Mr. Jon encouraged Ms. Kipnees to wear the clothes he designed out in public, complimenting her on her beauty. But she demurred—the clothes were too revealing. “Some were beautiful, but looking back, most had a vulgarity that overshadowed their elegance,” she recalled. Instead, she would model for him privately in his apartment. “It felt like playing dress-up, and I thought as a designer and as a gay man, he appreciated the way I looked in things from a purely aesthetic standpoint.”
She had no reason to think otherwise. “I thought we had a tacit agreement almost, where he would provide me and my friends with unfettered access to these new and exciting places, and I would wear his things for him.” There was one occasion when Mr. Jon kissed Ms. Kipnees abruptly for a photograph. “I told him I was uncomfortable with what he did, and he said, ‘That’s what happens in the fashion world; it just looks good for the cameras,’” she said. She was satisfied with the explanation. “I put it behind me—I was naive and thought he was genuine.”
After about eight months of friendship, Ms. Kipnees went over to Mr. Jon’s apartment on the Upper East Side one evening. They were supposed to go out to a club. His mother was there, and clothes were strewn everywhere. After they ate dinner, Mr. Jon brought Ms. Kipnees to his bedroom to show her some new sketches and clothes.
Mr. Jon closed the door behind them. He told her he wanted to discuss their relationship status. She was taken aback—it was the first time she had considered his motives. Ms. Kipnees told him she was not interested, that they were good friends and she had thought he was gay. She was a virgin, she told him, and nothing was going to happen between them. “I have ways to make you do things,” he replied. Ms. Kipnees was panicking—she couldn’t hear Mr. Jon’s mother in the other room any longer. “I have no idea where she went after dinner,” Ms. Kipnees recalled. “All I know is she washed the dishes, and I didn’t hear or see her after that.”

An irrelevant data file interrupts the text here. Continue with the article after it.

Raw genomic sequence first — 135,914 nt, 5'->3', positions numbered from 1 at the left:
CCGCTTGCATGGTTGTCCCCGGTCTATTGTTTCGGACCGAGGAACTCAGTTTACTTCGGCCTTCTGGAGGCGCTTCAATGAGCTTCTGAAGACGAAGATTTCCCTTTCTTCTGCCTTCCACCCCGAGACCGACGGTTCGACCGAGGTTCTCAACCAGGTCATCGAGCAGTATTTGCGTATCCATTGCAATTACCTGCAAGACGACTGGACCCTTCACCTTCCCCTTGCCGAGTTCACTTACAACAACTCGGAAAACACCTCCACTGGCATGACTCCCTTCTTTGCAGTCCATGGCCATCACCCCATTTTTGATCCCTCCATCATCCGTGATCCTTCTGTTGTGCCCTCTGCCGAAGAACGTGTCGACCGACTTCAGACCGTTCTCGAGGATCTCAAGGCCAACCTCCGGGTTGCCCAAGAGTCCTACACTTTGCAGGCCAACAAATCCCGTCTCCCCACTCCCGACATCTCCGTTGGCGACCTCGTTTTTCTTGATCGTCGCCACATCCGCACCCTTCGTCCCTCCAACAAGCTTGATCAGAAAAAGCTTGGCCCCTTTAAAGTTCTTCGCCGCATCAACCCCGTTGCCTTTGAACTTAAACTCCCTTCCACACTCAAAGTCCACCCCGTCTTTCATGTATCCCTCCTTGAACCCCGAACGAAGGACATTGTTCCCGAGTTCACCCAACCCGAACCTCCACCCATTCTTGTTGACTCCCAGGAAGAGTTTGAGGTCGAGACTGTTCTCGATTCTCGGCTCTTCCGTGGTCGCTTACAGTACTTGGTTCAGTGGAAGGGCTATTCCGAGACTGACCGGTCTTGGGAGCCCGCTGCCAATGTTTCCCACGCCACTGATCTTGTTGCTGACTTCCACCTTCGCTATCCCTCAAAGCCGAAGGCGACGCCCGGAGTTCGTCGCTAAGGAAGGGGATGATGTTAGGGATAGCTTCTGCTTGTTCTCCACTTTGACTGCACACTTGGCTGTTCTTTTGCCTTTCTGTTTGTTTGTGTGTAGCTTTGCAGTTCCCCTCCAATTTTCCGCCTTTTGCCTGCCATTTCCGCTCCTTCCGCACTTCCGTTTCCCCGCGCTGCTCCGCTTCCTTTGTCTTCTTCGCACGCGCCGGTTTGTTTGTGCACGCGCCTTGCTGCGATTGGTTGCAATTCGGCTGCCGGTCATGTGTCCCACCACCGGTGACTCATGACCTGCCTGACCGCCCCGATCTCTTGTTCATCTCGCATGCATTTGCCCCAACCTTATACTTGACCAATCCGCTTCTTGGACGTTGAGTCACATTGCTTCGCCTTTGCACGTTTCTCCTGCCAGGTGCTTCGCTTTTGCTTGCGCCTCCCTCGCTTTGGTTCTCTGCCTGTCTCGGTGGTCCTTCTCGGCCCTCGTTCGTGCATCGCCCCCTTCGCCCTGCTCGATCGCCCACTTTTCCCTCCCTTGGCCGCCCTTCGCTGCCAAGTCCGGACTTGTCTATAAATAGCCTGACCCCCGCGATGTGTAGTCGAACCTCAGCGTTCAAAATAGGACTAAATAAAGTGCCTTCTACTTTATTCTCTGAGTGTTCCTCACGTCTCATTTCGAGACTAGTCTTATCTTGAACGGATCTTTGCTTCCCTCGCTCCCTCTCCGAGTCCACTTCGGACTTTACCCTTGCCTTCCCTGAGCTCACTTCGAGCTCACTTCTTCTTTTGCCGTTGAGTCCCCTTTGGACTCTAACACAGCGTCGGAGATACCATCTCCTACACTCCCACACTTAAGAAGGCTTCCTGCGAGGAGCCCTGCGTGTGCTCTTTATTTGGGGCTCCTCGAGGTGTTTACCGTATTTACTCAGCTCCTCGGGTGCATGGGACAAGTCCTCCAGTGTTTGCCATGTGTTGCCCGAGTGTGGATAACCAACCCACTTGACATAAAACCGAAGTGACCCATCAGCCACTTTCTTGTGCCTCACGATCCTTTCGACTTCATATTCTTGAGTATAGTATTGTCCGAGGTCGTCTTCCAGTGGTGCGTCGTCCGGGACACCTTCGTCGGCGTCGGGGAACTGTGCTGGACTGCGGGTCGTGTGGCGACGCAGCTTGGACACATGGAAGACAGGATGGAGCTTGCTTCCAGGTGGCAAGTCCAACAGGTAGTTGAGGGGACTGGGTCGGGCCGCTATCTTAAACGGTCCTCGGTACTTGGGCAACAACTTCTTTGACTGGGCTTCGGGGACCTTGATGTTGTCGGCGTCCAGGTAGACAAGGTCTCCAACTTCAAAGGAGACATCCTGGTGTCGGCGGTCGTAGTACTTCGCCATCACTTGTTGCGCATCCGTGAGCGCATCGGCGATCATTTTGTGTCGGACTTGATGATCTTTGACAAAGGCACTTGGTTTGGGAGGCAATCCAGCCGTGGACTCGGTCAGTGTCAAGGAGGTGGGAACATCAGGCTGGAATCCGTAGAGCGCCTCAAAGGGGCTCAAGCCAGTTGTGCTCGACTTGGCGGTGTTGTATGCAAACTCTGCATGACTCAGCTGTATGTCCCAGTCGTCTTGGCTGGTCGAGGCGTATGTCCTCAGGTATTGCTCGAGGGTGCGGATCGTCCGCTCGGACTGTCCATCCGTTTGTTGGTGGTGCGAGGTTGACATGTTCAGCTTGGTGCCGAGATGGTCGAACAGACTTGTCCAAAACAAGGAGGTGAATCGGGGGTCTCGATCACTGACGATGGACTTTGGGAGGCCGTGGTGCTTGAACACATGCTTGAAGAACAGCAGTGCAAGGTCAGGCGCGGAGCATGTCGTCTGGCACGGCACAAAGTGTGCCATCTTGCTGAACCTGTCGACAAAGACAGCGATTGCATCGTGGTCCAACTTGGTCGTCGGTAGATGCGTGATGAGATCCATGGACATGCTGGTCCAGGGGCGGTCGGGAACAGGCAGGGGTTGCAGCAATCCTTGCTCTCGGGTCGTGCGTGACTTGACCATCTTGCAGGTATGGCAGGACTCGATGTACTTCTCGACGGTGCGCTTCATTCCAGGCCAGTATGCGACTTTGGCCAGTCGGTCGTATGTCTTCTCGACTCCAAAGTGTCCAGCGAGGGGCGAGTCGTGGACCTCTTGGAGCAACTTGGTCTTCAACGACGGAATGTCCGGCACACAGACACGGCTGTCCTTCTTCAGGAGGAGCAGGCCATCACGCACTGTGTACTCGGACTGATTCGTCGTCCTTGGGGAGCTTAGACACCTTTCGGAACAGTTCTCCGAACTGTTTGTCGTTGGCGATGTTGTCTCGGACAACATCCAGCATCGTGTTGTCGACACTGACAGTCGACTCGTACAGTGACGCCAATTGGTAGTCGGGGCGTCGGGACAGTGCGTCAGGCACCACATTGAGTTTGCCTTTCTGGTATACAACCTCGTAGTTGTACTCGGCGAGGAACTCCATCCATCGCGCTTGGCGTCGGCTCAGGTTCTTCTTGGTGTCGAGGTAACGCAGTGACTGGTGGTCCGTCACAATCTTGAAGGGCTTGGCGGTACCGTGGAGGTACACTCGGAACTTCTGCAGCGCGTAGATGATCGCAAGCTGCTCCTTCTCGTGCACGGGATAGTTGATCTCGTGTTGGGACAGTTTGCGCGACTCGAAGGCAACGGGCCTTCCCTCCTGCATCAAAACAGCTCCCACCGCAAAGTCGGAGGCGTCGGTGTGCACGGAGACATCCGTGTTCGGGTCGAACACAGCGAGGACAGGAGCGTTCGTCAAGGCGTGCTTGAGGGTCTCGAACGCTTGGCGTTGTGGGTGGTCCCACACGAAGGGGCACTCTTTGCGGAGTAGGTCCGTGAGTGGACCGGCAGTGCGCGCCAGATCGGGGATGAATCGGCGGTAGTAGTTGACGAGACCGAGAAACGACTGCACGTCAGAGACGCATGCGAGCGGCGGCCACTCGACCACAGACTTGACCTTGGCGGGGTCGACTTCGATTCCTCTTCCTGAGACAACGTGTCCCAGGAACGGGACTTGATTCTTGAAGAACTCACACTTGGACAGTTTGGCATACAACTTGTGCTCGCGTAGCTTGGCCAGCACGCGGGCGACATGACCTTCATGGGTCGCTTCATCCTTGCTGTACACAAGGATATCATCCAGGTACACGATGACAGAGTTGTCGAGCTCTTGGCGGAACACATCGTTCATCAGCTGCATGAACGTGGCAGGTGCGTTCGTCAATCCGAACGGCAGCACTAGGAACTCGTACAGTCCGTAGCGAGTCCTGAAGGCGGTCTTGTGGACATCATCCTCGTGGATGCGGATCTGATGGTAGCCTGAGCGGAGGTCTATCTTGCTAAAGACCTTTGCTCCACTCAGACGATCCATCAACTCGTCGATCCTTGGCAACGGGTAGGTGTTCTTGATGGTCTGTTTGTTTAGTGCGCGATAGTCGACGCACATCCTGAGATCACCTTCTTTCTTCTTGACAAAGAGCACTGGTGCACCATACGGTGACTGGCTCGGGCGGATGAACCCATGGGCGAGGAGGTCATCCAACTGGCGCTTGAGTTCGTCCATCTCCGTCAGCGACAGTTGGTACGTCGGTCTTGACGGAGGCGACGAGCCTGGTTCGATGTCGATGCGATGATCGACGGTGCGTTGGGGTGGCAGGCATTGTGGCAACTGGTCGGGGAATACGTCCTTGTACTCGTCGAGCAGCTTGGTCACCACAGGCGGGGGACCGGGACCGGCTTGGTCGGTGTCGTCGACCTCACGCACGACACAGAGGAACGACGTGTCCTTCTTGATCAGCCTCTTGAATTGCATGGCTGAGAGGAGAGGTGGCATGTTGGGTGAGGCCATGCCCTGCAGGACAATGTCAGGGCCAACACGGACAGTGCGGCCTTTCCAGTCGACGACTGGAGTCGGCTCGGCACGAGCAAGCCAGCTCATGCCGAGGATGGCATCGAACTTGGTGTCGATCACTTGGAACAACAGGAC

She took off her clothes, hoping that him seeing her in her underwear would satiate him. It didn’t. He began taking off his clothes and she screamed. Mr. Jon put his hand over Ms. Kipnees’s mouth and told her to shut up—her screaming wouldn’t help, he said. He told her he just wanted to give her a massage, but he raped her instead.
Once he finished, she told him she wanted to go to the bathroom but escaped instead. “I ran half-dressed out the door and down the stars,” she said. She ran to Penn Station and took the train home. She thought her parents would blame her for lying and for putting herself in a dangerous situation. “I had been lying so much, and I was supposed to be better and smarter than this,” she said. And so she didn’t tell a soul.
Afterward, Mr. Jon tried to get in touch with Ms. Kipnees, but she cut off contact with the designer and their group of friends. “Even after the rape, when I stopped seeing him and cut myself off from that entire New York club scene and all the people involved in it, he continued to get in touch to try to see me.”